Fig. 8
Fig. 8

Experimental results for the magnetic rotation signal for various magnetic-field strengths. The pressure is 75 Torr, and the analyzer offset angle is 1.0°. Signals are the 1f lock-in output, with a subtraction of a run with zero applied magnetic field.

Fig. 9
Fig. 9

Plot of the peak-to-peak signal as a function of applied magnetic field with the data in Fig. 8. The solid line is a least-squares straight-line fit to the data.

Fig. 10
Fig. 10

Lock-in output signal 1f as a function of laser frequency for various oxygen pressures. Analyzer offset angle θ=1.0°, magnetic-field strength B=58 G. The pressures are (i) 25 Torr, (ii) 100 Torr, (iii) 337 Torr, (iv) 625 Torr.

Fig. 11
Fig. 11

Plot of the magnetic rotation signal amplitude as a function of pressure for data of Fig. 10. A graph of the theoretical prediction has also been included, with the theory curve scaled to match the experimental one at the maximum signal value.

Fig. 12
Fig. 12

Schematic of the energy levels used in calculating the magnetization. The triplet ground state consists of two levels that interact with the circularly polarized light, |b and |c. The unshifted level |g does not participate in the interaction. The magnetic-field induced frequency shift in the ground-state energy levels is denoted by δ.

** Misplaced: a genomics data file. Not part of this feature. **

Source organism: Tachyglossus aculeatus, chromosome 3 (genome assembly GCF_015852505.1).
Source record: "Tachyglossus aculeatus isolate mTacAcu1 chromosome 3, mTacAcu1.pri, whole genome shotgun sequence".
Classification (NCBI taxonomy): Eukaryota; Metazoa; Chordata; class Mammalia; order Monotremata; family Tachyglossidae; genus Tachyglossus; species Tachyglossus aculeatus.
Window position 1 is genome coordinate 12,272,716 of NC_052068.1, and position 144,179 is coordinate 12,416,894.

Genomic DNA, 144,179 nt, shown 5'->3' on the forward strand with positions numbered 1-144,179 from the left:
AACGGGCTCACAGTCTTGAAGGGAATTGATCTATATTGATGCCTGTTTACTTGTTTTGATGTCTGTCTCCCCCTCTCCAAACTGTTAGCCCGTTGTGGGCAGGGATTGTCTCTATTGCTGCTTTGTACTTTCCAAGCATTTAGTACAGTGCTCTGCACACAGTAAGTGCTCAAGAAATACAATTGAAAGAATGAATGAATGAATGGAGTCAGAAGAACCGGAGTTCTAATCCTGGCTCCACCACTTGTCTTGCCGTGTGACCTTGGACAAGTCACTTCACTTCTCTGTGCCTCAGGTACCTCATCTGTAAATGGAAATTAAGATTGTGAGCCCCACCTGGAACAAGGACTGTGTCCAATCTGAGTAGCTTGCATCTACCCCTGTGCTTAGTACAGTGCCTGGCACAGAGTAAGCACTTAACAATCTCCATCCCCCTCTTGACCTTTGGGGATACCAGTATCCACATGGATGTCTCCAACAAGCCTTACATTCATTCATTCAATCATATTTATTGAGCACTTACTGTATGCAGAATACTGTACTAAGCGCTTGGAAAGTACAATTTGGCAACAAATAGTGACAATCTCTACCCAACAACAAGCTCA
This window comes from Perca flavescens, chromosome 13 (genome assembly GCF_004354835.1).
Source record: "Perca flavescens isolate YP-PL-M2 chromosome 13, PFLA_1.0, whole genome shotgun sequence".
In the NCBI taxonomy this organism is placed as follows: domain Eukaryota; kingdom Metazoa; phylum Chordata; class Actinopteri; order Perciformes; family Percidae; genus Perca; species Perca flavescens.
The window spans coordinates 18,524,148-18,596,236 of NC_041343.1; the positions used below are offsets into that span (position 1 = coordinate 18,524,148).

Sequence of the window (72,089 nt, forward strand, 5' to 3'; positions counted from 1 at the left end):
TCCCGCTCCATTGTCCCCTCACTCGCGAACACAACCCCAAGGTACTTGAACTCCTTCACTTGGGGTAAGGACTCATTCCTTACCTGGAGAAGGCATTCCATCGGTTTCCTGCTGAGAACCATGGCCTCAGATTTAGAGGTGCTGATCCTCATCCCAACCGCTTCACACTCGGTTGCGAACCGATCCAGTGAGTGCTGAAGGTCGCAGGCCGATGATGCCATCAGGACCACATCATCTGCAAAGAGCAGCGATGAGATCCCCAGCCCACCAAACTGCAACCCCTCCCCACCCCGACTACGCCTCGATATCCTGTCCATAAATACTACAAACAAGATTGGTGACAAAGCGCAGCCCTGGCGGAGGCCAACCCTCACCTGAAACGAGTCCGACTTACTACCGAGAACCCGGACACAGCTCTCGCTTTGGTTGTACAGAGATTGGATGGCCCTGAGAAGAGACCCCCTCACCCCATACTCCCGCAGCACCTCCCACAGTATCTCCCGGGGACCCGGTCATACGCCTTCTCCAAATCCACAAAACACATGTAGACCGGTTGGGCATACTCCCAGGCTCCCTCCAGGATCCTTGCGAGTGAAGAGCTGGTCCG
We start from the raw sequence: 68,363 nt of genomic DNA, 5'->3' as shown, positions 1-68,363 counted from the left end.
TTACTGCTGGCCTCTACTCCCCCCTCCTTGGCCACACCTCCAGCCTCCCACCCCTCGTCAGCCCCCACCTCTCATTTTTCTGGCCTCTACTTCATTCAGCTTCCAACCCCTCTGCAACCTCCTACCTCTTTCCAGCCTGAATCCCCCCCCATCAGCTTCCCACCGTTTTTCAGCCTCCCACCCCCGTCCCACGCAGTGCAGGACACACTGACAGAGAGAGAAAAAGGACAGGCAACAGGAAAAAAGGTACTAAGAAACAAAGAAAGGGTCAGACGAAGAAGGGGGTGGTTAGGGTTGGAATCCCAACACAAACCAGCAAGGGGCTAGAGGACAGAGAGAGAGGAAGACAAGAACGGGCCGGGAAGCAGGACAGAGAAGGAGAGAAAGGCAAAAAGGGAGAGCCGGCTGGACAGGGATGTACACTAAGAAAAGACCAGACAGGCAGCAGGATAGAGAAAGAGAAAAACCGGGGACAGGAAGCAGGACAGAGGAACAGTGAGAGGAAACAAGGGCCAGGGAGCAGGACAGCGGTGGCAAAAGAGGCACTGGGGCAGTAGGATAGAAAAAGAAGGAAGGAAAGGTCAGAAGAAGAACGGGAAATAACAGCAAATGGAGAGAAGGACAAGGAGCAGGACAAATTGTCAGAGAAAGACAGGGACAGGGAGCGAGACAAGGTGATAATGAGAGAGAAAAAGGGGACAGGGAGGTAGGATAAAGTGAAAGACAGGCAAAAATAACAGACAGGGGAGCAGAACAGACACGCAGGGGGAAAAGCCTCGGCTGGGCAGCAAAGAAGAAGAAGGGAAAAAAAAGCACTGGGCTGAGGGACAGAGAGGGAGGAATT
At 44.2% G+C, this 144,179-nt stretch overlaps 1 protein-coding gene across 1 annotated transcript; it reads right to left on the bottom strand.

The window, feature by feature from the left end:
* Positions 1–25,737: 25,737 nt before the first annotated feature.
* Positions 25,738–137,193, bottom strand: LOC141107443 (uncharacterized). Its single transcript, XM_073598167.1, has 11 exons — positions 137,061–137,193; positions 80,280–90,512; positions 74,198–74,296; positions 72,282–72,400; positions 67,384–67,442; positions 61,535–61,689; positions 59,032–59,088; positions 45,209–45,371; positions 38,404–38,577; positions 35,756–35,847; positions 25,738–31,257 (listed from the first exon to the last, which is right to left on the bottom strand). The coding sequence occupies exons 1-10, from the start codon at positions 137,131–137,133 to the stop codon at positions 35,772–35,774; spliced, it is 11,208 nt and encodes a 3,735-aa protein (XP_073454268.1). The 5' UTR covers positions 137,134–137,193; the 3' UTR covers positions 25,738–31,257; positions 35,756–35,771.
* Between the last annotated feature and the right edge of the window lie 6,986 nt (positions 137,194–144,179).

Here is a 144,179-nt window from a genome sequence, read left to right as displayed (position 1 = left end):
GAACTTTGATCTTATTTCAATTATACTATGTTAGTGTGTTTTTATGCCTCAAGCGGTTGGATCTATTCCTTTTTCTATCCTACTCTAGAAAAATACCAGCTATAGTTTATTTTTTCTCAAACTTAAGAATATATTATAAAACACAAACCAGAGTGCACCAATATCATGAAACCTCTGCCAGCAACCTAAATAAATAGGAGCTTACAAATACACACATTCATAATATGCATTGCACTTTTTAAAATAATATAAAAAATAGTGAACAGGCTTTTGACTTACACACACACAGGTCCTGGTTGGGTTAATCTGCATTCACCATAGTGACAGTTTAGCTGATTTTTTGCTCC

Equations (46)

Equations on this page are rendered with MathJax. Learn more.

2E-1c22Et2=μ0 t(×M).
E=ELeˆL exp[-i(ωt-kz+ϕL)]+EReˆR exp[-i(ωt-kz+ϕR)]+c.c.
eˆL=1/2(xˆ-iyˆ),
eˆR=1/2(xˆ+iyˆ).
I=1/20c{EL2+ER2-2ELER cos[2θ-(ϕR-ϕL)]}.
EL=E0 exp(-κgL)+d/2,
ER=E0 exp(-κgR)-d/2,
ϕL,R=κfL,R.
κ=Nμ0μ2cα2l
fL,R=- 1πΔωexp[-(ω-ωR,L)2/Δω2]×ω(ω-ω)γ2+(ω-ω)2dω,
gL,R=- 1πΔωexp[-(ω-ωR,L)2/Δω2]×ωγγ2+(ω-ω)2dω.
2ln(2)Δω={4π[2 ln(2)kT/m]1/2}/λ,
dIdωddω[I0(d/2E0)κ(gL-gR)],
dIdωddω[2I0κθ(fL-fR)].
δ2πB=1.001J(J+1)[J(J+1)+S(S+1)-N(N+1)]MμB=1.40 MHz/G,
M=Nμ=N Tr(ρμ)=N[ρaba|μ|b+ρbab|μ|a+ρaca|μ|c+ρcac|μ|a],
ρ˙=-i[H, ρ].
H=HA+VI,
HA=Ea|aa|+Eb|bb|+Ec|cc|
VI=-μ·B=-μBR exp(-iωt)-μBL exp(-iωt)+H.c.Vab|ab|+Vac|ac|+Vba|b×a|+Vca|ca|.
ρ˙ab=-i(ω0-δ)ρab-γρab-iVab(ρbb-ρaa),
ρ˙ac=-i(ω0+δ)ρac-γρac-iVac(ρcc-ρaa).
E=exp(ikz)exp(-iωt)[ERR exp(-iϕR)+ELL exp(-iϕL)]+c.c.,
B=exp(ikz)exp(-iωt)[BRR exp(-iϕR)+BLL exp(-iϕL)]+c.c.
BR=-iER/c,BL=iEL/c.
Vab=-iμELcexp(-iϕL)exp(-iωt)exp(ikz),
Vac=iμERcexp(-iϕR)exp(-iωt)exp(ikz).
ρ˙ab=-γρab-i(ω0-δ)ρab-μELcexp(-iϕL)exp(-iωt)exp(ikz)(ρbb-ρaa),
ρ˙ac=-γρac-i(ω0+δ)ρac+μERcexp(-iϕR)exp(-iωt)exp(ikz)(ρcc-ρaa).
ρaa=0,ρbb=ρcc=α=ρgg
ρab=-μαELcexp(-iϕL)exp(-iωt)×exp(ikz) γ+i[ω-(ω0-δ)]γ2+[ω-(ω0-δ)]2,
ρac=+μαERcexp(-iϕR)exp(-iωt)×exp(ikz) γ+i[ω-(ω0+δ)]γ2[ω-(ω0+δ)]2.
M=N μ2αcexp[i(kz-ωt)]×ER γ+i[ω(ω0+δ)]γ2+[ω-(ω0+δ)]2exp(-iϕR)R-EL γ+i[ω-(ω0-δ)]γ2+[ω-(ω0-δ)]2exp(-iϕL)L+c.c.
M=MLL exp[i(kz-ωt)]exp(-iϕL)+MR exp[i(kz-ωt)]exp(-iϕR).
MR=N μ2αERcγ+i(ω-ωR)γ2+(ω-ωR)2,
ML=-N μ2αELcγ+i(ω-ωL)γ2+(ω-ωL)2,
ϕR,Lz=μ0ω2ER,LIm(MR,L),
ER,Lz=-μ0ω2Re(MR,L).
ϕR,L(l)=κFR,L(ω, ωR,L),
ER,L=E0 exp[-κGR,L(ω, ωR,L)].
κ=Nμ0μ2cα2l,
FR,L(ω, ωR,L)=ω(ω-ωR,L)γ2+(ω-ωR,L)2,
GR,L(ω, ωR,L)=ωγγ2+(ω-ωR,L)2.
W(ω, ωR,L)=1πΔωexp[-(ω, ωR,L)2/Δω2].
fR,L-W(ω, ωR,L)FR,L(ω, ω)dω=- 1πΔωexp[-(ω-ωR,L)2/Δω2]×ω(ω-ω)γ2+(ω-ω)2dω,
gR,L-W(ω, ωR,L)GR,L(ω, ω)dω=- 1πΔωexp[-(ω-ωR,L)2/Δω2]×ωγγ2+(ω-ω)2dω.